It's not just Arsenal fans who have had a particularly good few days (they beat their fiercest rivals and signed one of the world's top young talents), as better-than-expected economic data also gives British Chancellor George Osborne a reason to celebrate.
On Tuesday, figures revealed that construction activity in Britain grew at its fastest pace in almost six years in August. The Markit/CIPS purchasing managers'index (PMI) for the sector came in at 59.1 in August, its highest level since September 2007 and far stronger than analysts expected, with Societe Generale Strategist Kit Juckes predicting that the figure would dip to 56.
"The latest Construction PMI figures are yet another indication that the U.K. economy has performed impressively over the summer months," said Markit Senior Economist Tim Moore. The figures followed Monday's manufacturing PMI figures which also showed a jump activity, hitting a two-and-a-half-year high of 57.2 in August.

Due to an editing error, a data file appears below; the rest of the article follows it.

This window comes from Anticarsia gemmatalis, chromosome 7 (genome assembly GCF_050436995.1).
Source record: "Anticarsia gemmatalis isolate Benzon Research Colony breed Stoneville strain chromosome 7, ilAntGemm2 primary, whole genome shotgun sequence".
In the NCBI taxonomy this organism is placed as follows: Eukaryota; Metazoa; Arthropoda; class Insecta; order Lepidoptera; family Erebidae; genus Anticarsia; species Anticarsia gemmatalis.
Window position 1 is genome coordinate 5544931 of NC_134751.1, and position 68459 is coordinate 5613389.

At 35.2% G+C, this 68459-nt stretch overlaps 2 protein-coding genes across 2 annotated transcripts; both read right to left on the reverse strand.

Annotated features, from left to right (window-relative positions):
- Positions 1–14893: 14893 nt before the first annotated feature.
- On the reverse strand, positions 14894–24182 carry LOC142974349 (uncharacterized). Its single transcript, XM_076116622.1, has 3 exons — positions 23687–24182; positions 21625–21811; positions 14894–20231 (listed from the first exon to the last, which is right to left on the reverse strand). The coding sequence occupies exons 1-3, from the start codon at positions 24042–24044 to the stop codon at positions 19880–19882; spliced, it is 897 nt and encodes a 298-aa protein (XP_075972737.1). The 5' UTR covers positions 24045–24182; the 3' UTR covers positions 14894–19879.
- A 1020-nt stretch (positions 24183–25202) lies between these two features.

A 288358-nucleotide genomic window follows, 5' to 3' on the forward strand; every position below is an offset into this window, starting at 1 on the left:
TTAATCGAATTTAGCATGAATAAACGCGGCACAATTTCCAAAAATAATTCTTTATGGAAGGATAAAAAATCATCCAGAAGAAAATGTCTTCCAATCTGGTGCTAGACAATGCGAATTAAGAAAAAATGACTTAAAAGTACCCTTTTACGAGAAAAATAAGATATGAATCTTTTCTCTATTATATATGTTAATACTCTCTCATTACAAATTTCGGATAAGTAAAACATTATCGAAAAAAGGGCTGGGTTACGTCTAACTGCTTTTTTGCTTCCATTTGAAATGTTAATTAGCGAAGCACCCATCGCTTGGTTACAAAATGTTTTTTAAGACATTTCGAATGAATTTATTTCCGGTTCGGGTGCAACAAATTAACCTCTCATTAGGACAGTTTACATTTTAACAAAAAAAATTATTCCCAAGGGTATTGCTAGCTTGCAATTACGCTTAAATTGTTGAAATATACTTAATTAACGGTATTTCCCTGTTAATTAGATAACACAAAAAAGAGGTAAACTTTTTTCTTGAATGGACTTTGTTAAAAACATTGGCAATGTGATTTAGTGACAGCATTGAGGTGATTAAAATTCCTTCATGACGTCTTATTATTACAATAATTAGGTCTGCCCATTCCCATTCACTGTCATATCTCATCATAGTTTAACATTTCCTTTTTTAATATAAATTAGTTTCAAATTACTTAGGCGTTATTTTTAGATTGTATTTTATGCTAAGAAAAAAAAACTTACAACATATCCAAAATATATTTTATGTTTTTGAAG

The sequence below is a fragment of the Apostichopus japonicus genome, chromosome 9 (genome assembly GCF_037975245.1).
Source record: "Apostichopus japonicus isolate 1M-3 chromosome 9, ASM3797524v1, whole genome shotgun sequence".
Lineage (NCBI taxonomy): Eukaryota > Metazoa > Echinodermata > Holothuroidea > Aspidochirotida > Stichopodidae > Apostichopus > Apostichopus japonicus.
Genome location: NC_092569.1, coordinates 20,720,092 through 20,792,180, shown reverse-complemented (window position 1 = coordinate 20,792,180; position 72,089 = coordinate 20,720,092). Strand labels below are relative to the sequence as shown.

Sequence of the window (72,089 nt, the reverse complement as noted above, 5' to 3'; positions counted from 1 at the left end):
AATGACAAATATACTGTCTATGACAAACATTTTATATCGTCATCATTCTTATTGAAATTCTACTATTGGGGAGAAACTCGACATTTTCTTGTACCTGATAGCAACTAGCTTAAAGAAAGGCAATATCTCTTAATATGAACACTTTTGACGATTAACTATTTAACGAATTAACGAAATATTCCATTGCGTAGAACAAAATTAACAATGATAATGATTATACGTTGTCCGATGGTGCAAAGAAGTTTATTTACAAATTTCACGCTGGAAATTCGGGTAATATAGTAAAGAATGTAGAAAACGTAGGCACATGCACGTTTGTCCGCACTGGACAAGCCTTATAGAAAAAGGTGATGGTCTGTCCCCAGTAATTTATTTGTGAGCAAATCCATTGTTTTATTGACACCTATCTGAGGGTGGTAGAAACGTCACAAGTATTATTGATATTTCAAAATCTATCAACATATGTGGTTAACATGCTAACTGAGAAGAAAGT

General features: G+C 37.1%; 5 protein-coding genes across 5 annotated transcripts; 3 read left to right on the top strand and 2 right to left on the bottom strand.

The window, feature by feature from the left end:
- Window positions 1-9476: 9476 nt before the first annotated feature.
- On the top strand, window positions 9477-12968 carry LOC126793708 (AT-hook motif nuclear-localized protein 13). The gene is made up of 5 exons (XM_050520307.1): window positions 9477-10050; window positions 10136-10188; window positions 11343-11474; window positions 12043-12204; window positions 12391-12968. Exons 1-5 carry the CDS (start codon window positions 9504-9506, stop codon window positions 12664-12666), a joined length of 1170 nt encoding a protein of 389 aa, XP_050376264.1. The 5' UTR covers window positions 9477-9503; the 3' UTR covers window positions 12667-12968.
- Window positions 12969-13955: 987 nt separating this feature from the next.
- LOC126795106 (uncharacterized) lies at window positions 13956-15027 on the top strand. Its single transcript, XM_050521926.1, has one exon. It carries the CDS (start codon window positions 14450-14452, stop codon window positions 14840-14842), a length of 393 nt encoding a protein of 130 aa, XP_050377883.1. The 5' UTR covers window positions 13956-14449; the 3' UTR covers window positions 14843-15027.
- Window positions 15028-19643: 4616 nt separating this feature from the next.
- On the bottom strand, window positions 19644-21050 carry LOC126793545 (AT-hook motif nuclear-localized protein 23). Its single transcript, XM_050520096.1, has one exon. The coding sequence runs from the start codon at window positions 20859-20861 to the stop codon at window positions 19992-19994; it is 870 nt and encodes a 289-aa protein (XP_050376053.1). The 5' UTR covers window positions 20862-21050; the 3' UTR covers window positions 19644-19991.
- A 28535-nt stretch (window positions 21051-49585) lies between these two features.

This encouraging PMI data came a week after official figures revealed that the U.K.'s gross domestic product (GDP) expanded by 0.7 percent in the second quarter from the first. This number once again beat economists' forecasts and put Britain's growth rate on a par with Germany, the so-called powerhouse of Europe.
(Read more: Britain's GDP seen strong—But unsustainable)
"About time too," Alan Clarke, director of fixed income strategy and banking and markets at Scotiabank, told CNBC. "We've been longing for this moment for years. We've got this broad-based improvement so long may it continue."
He added that the summer months had turned all expectations about the U.K. economy and its recovery upside down.
"Full year GDP could be anywhere 1.5 or higher," he said. "At the moment, the consensus is 1.2, and only a few months back in April, consensus thought we'd only see half a percentage point growth. So we're a million miles from where we were literally five minutes ago. "
(Read more: Recovering UK economy shows broader,faster growth)